Yesterday, around Noon, I went to meet my brother for lunch near his office at LaBrea and Wilshire.

I was early. We weren’t meeting until 1pm so I took a walk along the south side of Wilshire heading west, passing Detroit, Cloverdale and S. Cochran.

On the north side of Wilshire, I saw a middle-aged Asian woman in a green apron chasing a red-haired, plaid shirted male east towards Detroit. She was screaming, “Stop him! Stop him!” He kept looking back and outran her, eventually boarding a bus parked at Wilshire and LaBrea.

I ran too, crossing the street, breathlessly getting on the bus and telling the driver, “You have a man who just robbed a store on your bus. He is in back. I am calling LAPD!”

The driver waited. I called LAPD and reported a “hold-up” of a store on Wilshire and that the suspect was aboard a Metro bus. The police operator made me repeat the description of the suspect several times (“red hair, plaid shirt, middle-aged, white”).

I stood next to the bus, on the sidewalk and waited. The bus and its passengers, including the suspect, waited.

Then after about ten minutes, cops arrived.

Two police cars, including one unmarked, pulled behind the bus, shoved the rear engine cover up and crouched down, drawing their guns. Another car of cops went in front of the bus, and the police told us to all get out of the way.

I ran to the corner with others, and we watched, behind building at LaBrea, as the cops worked.

Then the driver got off and pointed at me, and a cop, his silver gun drawn, rushed at me and told me to put my hands up, to face the wall, to get down on the ground. His partner also ran at me, and I yelled, “I’m the one who called the police!” My hands up in the air, guns aimed at me, I was suddenly endangered and suspected of something. I don’t know what.

I was told to hand over my wallet and ID. And then I was allowed to put my hands down. The officer asked if my current address was the same as the one on my driver’s license.

“Yes, sir. Yes, sir. Yes, sir…”

The suspect was removed from the bus, laid down on the sidewalk, handcuffed, and the other passengers got off and ran to another bus, parked down the street.

My brother came out of his office in the Samsung Tower, crossed the street, and asked me what happened.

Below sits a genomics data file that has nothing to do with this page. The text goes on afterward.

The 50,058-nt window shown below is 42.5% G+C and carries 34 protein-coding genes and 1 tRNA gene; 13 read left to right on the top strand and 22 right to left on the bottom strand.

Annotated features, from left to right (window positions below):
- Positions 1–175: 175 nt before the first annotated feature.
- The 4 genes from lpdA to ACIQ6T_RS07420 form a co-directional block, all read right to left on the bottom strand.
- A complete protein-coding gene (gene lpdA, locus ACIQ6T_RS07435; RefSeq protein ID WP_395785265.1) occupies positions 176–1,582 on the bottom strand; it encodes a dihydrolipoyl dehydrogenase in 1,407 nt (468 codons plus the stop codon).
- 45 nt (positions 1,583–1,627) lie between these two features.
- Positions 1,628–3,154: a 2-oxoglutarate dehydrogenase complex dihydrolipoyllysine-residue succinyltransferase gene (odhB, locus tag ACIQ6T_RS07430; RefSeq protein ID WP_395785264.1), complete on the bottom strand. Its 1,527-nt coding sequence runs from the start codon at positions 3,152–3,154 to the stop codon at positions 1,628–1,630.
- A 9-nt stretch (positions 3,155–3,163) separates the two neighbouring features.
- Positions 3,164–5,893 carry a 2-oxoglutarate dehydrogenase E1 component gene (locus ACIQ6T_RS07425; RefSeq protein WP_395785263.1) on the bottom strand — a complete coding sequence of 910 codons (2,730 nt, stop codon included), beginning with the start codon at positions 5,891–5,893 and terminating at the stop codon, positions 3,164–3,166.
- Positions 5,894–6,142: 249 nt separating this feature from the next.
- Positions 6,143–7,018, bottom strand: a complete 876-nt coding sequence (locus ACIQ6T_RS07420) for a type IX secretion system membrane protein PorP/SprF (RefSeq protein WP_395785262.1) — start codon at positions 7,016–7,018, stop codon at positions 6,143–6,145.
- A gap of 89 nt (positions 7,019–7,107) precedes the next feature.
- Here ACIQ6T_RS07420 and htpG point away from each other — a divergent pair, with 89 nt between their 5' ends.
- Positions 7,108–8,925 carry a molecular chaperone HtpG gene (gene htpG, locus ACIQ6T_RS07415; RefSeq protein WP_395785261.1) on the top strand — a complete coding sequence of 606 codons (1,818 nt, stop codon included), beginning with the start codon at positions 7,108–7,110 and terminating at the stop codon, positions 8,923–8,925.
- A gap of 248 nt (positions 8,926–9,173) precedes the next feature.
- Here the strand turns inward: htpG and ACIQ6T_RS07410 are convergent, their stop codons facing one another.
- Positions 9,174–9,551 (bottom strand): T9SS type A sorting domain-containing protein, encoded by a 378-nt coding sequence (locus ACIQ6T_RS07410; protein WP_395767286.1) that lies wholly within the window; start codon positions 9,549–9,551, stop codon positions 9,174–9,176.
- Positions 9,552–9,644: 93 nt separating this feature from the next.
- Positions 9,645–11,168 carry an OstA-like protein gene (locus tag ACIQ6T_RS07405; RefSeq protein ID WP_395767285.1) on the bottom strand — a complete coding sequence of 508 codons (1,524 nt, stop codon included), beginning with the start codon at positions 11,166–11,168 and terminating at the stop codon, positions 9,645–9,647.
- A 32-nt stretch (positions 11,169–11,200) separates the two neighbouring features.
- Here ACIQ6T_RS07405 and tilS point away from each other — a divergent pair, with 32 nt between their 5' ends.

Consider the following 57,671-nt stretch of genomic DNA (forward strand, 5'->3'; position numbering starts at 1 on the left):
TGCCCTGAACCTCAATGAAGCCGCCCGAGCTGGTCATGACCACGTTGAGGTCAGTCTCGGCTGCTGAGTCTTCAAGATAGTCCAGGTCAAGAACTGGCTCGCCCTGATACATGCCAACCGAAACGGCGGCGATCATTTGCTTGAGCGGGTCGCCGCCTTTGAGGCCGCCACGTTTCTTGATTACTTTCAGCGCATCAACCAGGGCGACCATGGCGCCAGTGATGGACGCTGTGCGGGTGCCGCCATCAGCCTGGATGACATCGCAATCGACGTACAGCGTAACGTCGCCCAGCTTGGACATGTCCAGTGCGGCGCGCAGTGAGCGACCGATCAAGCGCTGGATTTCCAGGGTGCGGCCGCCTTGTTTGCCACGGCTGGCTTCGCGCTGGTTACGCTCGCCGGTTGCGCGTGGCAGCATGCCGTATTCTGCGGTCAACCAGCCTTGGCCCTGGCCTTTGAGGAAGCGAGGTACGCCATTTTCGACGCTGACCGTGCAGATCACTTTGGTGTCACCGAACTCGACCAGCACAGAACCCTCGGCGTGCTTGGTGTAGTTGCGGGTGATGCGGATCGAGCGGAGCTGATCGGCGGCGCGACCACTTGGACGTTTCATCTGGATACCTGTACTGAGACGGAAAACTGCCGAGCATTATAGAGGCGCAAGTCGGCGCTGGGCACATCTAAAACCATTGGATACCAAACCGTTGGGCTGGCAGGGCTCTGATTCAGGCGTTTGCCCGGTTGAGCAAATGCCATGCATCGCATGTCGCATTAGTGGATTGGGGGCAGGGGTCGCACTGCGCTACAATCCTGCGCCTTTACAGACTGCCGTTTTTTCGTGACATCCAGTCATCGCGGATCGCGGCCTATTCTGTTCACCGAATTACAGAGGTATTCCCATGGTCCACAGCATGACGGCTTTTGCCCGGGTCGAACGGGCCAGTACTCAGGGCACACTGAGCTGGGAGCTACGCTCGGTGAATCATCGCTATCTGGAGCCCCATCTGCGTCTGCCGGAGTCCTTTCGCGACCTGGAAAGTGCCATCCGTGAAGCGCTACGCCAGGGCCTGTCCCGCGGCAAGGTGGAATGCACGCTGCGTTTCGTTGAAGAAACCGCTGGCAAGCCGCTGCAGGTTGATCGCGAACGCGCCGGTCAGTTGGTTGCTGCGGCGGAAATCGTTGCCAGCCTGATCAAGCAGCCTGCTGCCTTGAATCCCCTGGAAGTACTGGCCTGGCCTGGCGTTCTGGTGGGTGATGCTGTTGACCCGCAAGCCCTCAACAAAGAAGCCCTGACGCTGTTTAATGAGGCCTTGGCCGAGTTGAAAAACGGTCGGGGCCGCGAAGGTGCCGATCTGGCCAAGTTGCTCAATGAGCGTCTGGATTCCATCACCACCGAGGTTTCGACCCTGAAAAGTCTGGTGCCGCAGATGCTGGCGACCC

Sweat poured down my face. We walked over to a restaurant for lunch. I ordered an iced tea, sat down at a table, wiped my face with a napkin and told him the true crime story.

Later, after lunch, I walked down Wilshire to find the lady who had been chasing the robber. I found her inside a little Korean convenience store. The cops had already visited her. Speaking not much English, she thanked me for my apprehension of the suspect, an action that might have ended my own life.

She gave me a cold iced tea.

Oh, and she said the thief had stolen three packs of cigarettes.

4 thoughts on “Stop, Thief!

  1. Not to make light of your plight, but across the street from where your brother works is a large new apartment building, completed within the past year, that has been criticized by the mid-Wilshire community as one of the ugliest in all of Los Angeles.

    Your concern for quality-of-life issues in general is translated into the gumption you showed towards the thief. Most other people would have either stared blankly at or apathetically waved off the store owner yelling for assistance. Cities and neighborhoods need more people like you.


    1. Thank you for your comment.

      I wholeheartedly agree on the mediocrity of the new apartment, at LaBrea and Wilshire, which I watched under construction in the summer of 2013, from my office across the street. How a grand and historical street like Wilshire could bear such cheap and undistinguished architecture, in the shadow of the historic 1929 “Samsung Tower”, is mystifying. Contrasted against this residential atrocity is the modern artistry of the new apartment skyscrapers going up on Wilshire and Vermont.

      Thank you for your comment on my crime stopping actions.

      But what I did was not heroic. I was being a citizen, trying to help another citizen who had been robbed. I was in the position of tracking down and reporting the alleged perpetrator of the crime, and was lucky to have the cooperation of the bus driver who waited for the police to arrive.

      Unfortunate was the strange turn of events when I, the man who called in the crime, was suddenly supposed by one cop to be another suspect.

      In the land of guns we live in, there is no safe place for anyone, innocent or guilty. We are all at risk and only the luck of fate may assist us in surviving.


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